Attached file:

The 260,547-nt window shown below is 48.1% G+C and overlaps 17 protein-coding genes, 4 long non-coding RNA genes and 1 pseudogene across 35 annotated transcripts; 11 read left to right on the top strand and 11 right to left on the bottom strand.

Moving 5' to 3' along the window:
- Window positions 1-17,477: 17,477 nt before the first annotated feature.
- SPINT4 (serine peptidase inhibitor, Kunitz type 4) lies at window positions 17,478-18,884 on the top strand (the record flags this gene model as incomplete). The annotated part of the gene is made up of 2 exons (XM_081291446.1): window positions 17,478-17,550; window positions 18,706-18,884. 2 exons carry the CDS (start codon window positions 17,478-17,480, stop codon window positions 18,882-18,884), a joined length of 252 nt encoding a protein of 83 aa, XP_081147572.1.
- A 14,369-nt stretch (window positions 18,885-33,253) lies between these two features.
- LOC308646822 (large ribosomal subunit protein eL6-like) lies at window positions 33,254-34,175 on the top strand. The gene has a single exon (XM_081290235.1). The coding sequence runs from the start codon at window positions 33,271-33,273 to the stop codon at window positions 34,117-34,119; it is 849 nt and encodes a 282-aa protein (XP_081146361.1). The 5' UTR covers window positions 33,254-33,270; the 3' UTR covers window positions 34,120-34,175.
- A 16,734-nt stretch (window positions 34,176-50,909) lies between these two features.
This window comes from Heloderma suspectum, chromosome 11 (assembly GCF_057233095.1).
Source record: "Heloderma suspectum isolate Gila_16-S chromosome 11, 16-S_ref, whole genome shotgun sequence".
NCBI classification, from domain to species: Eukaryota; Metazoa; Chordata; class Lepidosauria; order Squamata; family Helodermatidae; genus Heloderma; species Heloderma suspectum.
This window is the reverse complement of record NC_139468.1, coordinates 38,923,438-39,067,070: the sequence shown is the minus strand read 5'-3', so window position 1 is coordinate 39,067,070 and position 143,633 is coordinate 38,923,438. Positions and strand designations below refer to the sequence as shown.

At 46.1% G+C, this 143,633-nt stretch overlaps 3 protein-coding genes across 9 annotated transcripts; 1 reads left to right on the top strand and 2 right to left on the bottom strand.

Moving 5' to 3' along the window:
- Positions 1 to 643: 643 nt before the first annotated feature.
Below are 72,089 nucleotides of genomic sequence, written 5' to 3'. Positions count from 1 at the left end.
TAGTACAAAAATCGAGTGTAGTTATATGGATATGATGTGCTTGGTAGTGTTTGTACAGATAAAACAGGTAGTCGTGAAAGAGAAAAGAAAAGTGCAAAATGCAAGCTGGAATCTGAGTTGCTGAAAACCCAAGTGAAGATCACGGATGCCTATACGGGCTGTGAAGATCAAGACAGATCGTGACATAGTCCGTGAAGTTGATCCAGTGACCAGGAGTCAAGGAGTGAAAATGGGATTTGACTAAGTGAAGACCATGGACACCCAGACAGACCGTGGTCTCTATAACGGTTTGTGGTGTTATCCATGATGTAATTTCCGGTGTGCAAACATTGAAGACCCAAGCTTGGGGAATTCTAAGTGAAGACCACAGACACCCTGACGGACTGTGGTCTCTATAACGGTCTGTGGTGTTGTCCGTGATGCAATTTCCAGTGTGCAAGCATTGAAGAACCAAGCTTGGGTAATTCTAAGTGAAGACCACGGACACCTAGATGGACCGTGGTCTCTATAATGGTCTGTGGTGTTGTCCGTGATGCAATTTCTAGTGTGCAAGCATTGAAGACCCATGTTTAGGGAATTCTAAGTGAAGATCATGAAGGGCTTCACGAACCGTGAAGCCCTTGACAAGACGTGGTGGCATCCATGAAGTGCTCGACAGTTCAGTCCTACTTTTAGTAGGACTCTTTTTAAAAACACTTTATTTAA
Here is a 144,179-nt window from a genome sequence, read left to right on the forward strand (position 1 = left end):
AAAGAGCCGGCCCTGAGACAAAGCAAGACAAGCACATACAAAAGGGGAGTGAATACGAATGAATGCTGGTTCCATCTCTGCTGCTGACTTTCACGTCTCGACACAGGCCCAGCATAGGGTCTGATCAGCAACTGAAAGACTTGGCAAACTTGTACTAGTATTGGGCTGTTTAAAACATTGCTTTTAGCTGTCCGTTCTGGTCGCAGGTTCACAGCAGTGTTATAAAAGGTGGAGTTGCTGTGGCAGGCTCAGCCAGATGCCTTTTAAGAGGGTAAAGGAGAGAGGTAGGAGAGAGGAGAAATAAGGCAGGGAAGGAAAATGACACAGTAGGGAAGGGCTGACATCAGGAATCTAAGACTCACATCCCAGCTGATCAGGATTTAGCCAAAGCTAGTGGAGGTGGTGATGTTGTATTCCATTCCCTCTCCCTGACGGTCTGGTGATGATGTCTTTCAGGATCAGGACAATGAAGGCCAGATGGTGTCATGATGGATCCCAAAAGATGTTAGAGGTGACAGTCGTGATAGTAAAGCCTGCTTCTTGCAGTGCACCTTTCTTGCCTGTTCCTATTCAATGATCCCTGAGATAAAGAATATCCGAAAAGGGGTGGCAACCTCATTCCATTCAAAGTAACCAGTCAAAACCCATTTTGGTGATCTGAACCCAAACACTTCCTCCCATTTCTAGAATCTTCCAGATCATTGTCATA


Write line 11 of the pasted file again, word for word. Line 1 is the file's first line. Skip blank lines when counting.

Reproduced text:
This window is the reverse complement of record NC_139468.1, coordinates 38,923,438-39,067,070: the sequence shown is the minus strand read 5'-3', so window position 1 is coordinate 39,067,070 and position 143,633 is coordinate 38,923,438. Positions and strand designations below refer to the sequence as shown.